My photograph of a group of young novice monks joyously careening down a hill at their monastic school in Thimphu, Bhutan has left an indelible mark on me.
For as long I can recall, I dreamed of visiting Bhutan. In early 2008 I was fortunate enough to finally travel to the enigmatic Himalayan kingdom. Bhutan did not disappoint: It is a spectacular mixture of stunning, rugged countryside, colorful centuries-old architecture and welcoming, friendly people. The natural light is soft and golden, and the vistas are breathtaking. I felt overwhelmed by the beauty I encountered every day in Bhutan.
My friend and creative partner, filmmaker Mike Rogers, and I spent a few hours one afternoon documenting the daily routines of the novice monks at the Dechen Phodrang Monastic School. We captured these young boys chanting, meditating, studying and even shaving their heads. Later that day, as we were packing up to leave, the headmaster advised us to wait a few minutes; we could expect more than 400 hungry young boys to come pouring out of the school when the dinner bell rang. He suggested that we wait along the dirt path between the school and the dining hall, as the boys would come running directly toward us on their way to eat.
But much to our surprise, a small group of children decided to take a far more precarious route to dinner, charging down the steep, grassy slope to our immediate left. I quickly turned, pointed my lens at them and fired off a few quick frames as the youngsters crested the hill and sprinted down, around and past me. These photographs were the result of simply being in the right place at the right time; they practically made themselves.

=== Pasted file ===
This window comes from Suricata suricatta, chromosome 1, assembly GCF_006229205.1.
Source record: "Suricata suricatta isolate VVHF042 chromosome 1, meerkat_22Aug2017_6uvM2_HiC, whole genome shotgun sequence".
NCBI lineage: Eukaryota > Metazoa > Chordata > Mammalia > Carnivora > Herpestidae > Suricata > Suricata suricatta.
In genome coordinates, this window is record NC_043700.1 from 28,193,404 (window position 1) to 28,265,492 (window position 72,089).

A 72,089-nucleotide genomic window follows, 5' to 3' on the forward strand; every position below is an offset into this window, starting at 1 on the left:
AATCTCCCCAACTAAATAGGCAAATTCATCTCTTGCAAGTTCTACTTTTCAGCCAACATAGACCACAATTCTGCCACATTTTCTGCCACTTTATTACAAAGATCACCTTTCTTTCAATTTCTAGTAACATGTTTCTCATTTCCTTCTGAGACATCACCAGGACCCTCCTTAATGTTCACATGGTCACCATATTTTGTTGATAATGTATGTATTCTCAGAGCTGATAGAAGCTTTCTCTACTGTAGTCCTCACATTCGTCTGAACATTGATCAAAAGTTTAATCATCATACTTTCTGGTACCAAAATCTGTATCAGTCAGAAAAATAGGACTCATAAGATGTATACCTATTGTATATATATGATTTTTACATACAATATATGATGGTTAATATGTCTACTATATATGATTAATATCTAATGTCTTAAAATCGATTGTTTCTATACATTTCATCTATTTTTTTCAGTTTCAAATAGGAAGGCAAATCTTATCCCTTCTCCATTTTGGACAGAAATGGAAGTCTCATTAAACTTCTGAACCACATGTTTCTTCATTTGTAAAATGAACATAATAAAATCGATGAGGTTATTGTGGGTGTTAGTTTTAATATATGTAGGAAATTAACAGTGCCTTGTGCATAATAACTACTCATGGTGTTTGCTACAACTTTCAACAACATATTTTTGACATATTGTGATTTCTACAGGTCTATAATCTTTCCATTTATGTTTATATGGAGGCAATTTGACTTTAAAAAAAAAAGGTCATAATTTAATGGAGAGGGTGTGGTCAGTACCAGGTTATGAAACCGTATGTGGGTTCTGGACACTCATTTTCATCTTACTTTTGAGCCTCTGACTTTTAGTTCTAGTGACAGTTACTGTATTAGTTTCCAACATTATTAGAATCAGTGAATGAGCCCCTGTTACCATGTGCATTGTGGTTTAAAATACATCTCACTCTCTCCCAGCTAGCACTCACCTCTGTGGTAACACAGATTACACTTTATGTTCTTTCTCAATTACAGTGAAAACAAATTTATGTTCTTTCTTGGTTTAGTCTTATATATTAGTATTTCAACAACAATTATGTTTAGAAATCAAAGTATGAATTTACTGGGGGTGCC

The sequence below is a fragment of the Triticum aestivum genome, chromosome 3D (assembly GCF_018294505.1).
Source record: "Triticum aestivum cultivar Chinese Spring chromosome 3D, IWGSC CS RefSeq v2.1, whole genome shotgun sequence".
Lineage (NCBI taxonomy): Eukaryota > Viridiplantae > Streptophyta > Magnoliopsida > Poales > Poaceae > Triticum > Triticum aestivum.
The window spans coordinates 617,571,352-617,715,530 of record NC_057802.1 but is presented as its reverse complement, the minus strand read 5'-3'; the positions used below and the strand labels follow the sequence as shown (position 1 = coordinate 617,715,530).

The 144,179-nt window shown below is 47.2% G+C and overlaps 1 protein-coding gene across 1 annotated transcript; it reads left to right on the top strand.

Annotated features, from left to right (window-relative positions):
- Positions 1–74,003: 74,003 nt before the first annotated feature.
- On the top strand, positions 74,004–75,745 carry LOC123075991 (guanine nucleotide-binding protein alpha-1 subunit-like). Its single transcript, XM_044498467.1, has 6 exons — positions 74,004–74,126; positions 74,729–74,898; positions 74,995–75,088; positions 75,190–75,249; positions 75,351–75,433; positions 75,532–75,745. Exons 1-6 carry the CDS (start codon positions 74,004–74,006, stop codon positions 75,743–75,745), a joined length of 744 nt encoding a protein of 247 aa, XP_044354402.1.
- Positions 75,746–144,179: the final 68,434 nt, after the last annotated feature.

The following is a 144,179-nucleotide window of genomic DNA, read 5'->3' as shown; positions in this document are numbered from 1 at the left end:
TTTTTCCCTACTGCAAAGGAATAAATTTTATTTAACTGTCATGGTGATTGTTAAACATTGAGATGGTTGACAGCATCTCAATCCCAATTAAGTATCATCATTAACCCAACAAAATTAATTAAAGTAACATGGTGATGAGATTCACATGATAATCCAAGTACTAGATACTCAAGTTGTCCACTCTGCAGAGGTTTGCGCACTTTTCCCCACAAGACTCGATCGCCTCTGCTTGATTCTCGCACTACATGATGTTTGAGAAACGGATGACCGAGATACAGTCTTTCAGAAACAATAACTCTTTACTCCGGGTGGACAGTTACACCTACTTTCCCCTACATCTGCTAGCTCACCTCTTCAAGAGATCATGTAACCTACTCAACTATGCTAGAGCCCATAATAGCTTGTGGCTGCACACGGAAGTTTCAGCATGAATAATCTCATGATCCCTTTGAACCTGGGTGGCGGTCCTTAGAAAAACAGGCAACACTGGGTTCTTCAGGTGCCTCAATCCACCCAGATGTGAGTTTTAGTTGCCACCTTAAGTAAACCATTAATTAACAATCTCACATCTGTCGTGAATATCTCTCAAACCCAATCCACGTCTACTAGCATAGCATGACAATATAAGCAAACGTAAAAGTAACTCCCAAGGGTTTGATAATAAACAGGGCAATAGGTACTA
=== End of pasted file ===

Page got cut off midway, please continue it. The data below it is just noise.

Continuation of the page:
A group of young novice monks joyously careen down a hill on their way to dinner.
One of the images in this series was published in National Geographic Magazine (December 2008). This picture captures a moment of spontaneity, freedom and joy, inspiring an emotional connection between the viewer and the subjects. I was — and remain today — deeply honoured to have my photograph featured in the pages of this iconic publication, marking my proudest moment and the biggest personal achievement of my photographic career.
Documentary filmmaker, Mike Rogers, reviews his images as young novice monks squeeze in for a closer look.
And here’s a fantastic postscript to this story: One of the very next frames I snapped after this photograph was of Mike, surrounded by the gaggle of young monks who had just sprinted down the hill, as they raptly watched themselves come to life on the screen of his video camera. This picture was later published by The New York Times. Indeed, the photography gods were smiling down upon us that afternoon.
A novice monk rinses the hair off his freshly shaved head outside the dzong (monastery).